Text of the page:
“It’s important to understand that not everyone starts with the same foundation in terms of access – equity means you’re given the correct building blocks that will allow you to be on the same level as those who already had these privileges. Considering that women will make up almost 50% of the workforce by 2024, it’s even more imperative to champion diversity and inclusion in the workplace. - - Emily Maclennan
What is the biggest challenge you’ve faced as a woman, and how did you overcome it? “I always wanted to be self-sufficient and independent, which meant juggling family, trying to educate myself, and working. I took one day at a time, worked hard and kept going. - Professor Ann-Marie Cannaby, Principal Clinical Consultant
“The biggest challenge was getting my voice and ideas recognised. Many years ago, in previously male-dominated workshops, my ideas were accredited to the colleagues that repeated my suggestions with different wording and were then praised for their great ideas. Over the years, I’ve learnt to speak more assertively.”– Nicky Walsh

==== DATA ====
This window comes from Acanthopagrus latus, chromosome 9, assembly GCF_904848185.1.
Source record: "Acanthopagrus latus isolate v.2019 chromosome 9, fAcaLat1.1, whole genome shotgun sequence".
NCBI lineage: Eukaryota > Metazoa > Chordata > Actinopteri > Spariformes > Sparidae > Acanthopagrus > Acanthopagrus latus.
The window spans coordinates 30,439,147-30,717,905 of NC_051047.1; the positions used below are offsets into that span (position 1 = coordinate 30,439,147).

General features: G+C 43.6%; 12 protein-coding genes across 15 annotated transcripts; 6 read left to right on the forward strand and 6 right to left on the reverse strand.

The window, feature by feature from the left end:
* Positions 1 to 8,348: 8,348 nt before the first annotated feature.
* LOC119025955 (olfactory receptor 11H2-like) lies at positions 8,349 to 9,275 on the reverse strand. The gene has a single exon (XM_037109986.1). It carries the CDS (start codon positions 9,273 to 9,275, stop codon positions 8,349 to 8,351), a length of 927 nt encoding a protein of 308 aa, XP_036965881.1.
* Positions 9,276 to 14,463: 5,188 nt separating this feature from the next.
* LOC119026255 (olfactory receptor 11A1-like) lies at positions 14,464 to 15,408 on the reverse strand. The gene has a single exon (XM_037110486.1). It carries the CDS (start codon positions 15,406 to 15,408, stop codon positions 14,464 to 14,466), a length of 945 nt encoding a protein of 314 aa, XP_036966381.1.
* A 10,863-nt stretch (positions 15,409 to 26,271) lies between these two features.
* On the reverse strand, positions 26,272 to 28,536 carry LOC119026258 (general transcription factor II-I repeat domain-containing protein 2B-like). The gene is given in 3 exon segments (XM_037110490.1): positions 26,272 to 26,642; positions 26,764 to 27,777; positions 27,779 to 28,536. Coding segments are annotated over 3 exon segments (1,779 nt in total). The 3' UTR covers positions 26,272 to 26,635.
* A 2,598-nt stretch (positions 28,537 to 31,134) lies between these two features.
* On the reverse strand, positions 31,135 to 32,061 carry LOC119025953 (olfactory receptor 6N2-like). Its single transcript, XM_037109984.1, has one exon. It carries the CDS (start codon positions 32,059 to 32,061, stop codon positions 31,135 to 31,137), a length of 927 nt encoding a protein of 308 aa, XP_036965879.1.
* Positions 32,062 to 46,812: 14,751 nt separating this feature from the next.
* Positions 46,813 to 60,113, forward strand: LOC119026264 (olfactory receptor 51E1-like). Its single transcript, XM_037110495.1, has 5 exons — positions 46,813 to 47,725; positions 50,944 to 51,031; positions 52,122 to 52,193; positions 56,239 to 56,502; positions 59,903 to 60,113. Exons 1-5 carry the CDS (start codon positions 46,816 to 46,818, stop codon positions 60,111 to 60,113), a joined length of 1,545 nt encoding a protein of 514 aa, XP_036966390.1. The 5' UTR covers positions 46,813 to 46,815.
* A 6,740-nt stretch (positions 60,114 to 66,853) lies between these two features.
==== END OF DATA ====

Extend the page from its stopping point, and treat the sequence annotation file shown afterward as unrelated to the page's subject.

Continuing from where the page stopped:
“My biggest challenge was trying to maintain a meaningful work life whilst also bringing up two young boys. As an ambitious career woman and a devoted mother, I never felt I could give enough to either of my roles. I cut back to a four-day week and tried to keep working on an evening and weekend to a minimum to allow for family time. I also appointed an office manager from my team to keep business on track and tried to make sure my free day was devoted to quality time with my boys and not spent ticking off chores. The compromise was no less exhausting, but far more rewarding.” – Lucy Pettitt
What can the healthcare industry do to help more women in the workplace?
“More representation of women (particularly women of colour) in high-powered, senior positions is fundamental. Being able to see someone like yourself in those roles has a huge, positive impact. It sends the message that anything is possible.” - Emily Maclennan
“Ensure company culture is flexible and accepting around the demands on women in the workplace. So many women still take first line responsibility for children and dependants, meaning they are often pushed into choosing between family and work.” - Lucy Pettitt